CVE-2023-4809: FreeBSD pf bypass when using IPv6

A few months ago, as part of our investigations on IPv6 security in the NetSecurityLab @ Sapienza University, we discovered a vulnerability that allows attackers to bypass rules in pf-based IPv6 firewalls in particular conditions. Let’s see some details of this vulnerability.

This vulnerability has been assigned the ID CVE-2023-4809.


FreeBSD is a FOSS UNIX-like operating system derived from the original BSD (Berkeley Software Distribution). It is widely used in routers, servers, and firewall appliances.

It includes three different firewalls: pf (which is the affected firewall), ipfw, and ipfilter. pf is derived from the OpenBSD pf, and it is also used in many dedicated operating systems such as pfSense and OPNSense.

IPv4 and IPv6 protocols allow for fragmenting packets when they are too large for the (smallest) MTU between the two endpoints. The destination host usually reassembles fragments, although firewalls and IDS/IPS may reassemble fragments for filtering purposes.

pf is capable of reassembling IP fragments when using the “scrubbing” feature. This feature allows matching the original IP packet against the filtering rules in layers higher than the network layer. Without scrubbing, the firewall can filter fragments only using information up to the network layer (e.g., MAC/IP addresses).

Fragmentation in IPv6

IPv6 packets have a fixed header size, plus an optional list of “extension headers” for optional features (such as IPSec, IP fragmentation, etc.).

The IPv6 fragmentation is implemented by splitting the payload of the IPv6 packet into multiple fragments: each fragment contains the packet identifier (the same for all fragments of a given packet), the fragment offset, the next header type, and a flag indicating whether that fragment is the last or not.

These IPv6 fragments are normal IPv6 packets, with the addition of an IPv6 fragmentation header. Normally, an IPv6 fragment contains only one fragmentation header.

A particular type of IPv6 fragment is the “Atomic fragment”: these packets are fragmented using only one fragment. In other words, the fragmented transmission is composed of only the first and only fragment.

The vulnerability

A FreeBSD with pf as firewall for IPv6 traffic and scrub enabled to reassemble IPv6 fragments is vulnerable to an attack that uses IPv6 fragmentation to bypass the rules.

Suppose we have two networks (one for the attacker and one for the victim) and the following ruleset for pf:

VICTIM_IF = "em1"

# Drop packets when blocked
set block-policy drop

# don't filter on the loopback interface
set skip on lo

# Activate scrub and antispoof on $ATTACKER_IF and $VICTIM_IF interfaces
scrub on $ATTACKER_IF all
scrub on $VICTIM_IF all
antispoof quick for { egress $VICTIM_IF }
antispoof quick for { egress $ATTACKER_IF }

# Default action on no-match
block log all label "Default deny rule"

# Allow traffic from the victim network to the attacker network (but not the
# other way around!)
pass in quick on $VICTIM_IF label "allow incoming packets from victim net"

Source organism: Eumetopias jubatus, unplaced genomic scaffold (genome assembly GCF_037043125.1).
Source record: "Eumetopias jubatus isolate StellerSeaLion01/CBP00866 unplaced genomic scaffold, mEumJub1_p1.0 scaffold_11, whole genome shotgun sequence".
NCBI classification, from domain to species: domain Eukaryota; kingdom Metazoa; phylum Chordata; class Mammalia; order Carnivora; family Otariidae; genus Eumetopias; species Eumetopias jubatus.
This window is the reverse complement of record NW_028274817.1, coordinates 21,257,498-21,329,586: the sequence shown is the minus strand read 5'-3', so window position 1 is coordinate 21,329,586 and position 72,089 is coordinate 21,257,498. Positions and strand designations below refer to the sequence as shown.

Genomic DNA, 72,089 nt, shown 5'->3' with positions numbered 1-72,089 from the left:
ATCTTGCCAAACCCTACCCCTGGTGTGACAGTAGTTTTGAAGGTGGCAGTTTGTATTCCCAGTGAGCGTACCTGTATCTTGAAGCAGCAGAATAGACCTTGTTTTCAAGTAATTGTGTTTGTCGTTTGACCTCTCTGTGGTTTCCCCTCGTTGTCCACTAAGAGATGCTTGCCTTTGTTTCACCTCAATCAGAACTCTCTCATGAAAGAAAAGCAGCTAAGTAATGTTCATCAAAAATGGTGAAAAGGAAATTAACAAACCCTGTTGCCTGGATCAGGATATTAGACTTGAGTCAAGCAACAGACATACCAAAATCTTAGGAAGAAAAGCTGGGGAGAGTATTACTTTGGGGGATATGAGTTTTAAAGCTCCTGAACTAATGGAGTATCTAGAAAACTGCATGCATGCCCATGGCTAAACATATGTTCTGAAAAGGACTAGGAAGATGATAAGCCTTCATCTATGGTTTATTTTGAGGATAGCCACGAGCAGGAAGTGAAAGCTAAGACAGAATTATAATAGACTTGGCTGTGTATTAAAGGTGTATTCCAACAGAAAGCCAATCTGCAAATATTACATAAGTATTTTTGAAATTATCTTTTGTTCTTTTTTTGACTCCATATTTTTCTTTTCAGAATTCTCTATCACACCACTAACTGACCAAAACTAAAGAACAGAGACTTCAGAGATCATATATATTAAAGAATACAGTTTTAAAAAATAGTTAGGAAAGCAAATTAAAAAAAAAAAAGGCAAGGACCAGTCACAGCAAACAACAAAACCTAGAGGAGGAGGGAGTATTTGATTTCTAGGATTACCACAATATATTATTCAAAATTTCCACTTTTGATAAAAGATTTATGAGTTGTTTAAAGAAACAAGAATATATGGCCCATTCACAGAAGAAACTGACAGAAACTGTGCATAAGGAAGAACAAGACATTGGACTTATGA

pass out quick on $ATTACKER_IF label "allow outgoing packets to attacker net"

# Block TCP, UDP, and ICMPv6 traffic from the attacker and allow the rest
pass out log from {any} to {any} keep state allow-opts label "let out anything from firewall host itself"
block in quick on $ATTACKER_IF inet6 proto {tcp, udp, ipv6-icmp} label "Block TCP/UDP/ICMPv6"
pass in  quick on $ATTACKER_IF inet6 label "Allow the rest of IPv6"

With this ruleset, we expect that all TCP, UDP, and ICMPv6 traffic is blocked from the $ATTACKER_IF interface because of the 2nd-last rule in the ruleset, while the rest is allowed (3rd-last rule and last one).

Fragmented traffic should not pose a threat because they should match these rules thanks to the scrub on $ATTACKER_IF all rule. And, for regular fragmented traffic, this statement is true.

Now, suppose that the attacker sends a non-compliant IPv6 atomic fragment, where the attacker puts multiple IPv6 fragmentation headers inside the packet.

This packet is clearly a violation of the IPv6 specifications (see RFC 8200, RFC 9099, and RFC 5722), as the fragmentation header can occur only once in a fragment. The correct course of action is to drop the packet.

Our tests show that FreeBSD handles these atomic fragments by rebuilding the original packet (thanks to the scrubbing process) but fails to apply any rule that applies to layers four and higher (e.g., the 2nd-last rule from the pf configuration above). By doing so, the fragment matches other rules in the firewall configuration, and it is allowed to pass through. Additionally, the scrubbing process has fixed the packet, so now any operating system behind the firewall accepts the packet.

We verified that we could establish a full two-way communication between the attacker and the victim behind the FreeBSD firewall, in addition to UDP traffic and ICMPv6 traffic between them.

FreeBSD advisory and solution

The FreeBSD advisory is available at this link:

The solution is to update FreeBSD to the latest version. All FreeBSD versions up to (but not including) 13.2-STABLE, 13.2-RELEASE-p3, 12.4-STABLE, and 12.4-RELEASE-p5 are affected.

The fix was pushed in the Git repository in this commit:


We followed the responsible disclosure process described by the FreeBSD Security Team. We reported the vulnerability at 2023-07-11 20:15:43 UTC and received the ACK at 2023-07-12 01:34:54 UTC. The fix was pushed in the FreeBSD Git repository at 2023-08-04 13:23:49 UTC, and the advisory was announced at 2023-09-06 18:10:00 UTC.


We would like to thank everyone involved, Philip, Ed, and Kristof from the FreeBSD project and Ad from OPNSense, for their support during the investigation and the prompt fix.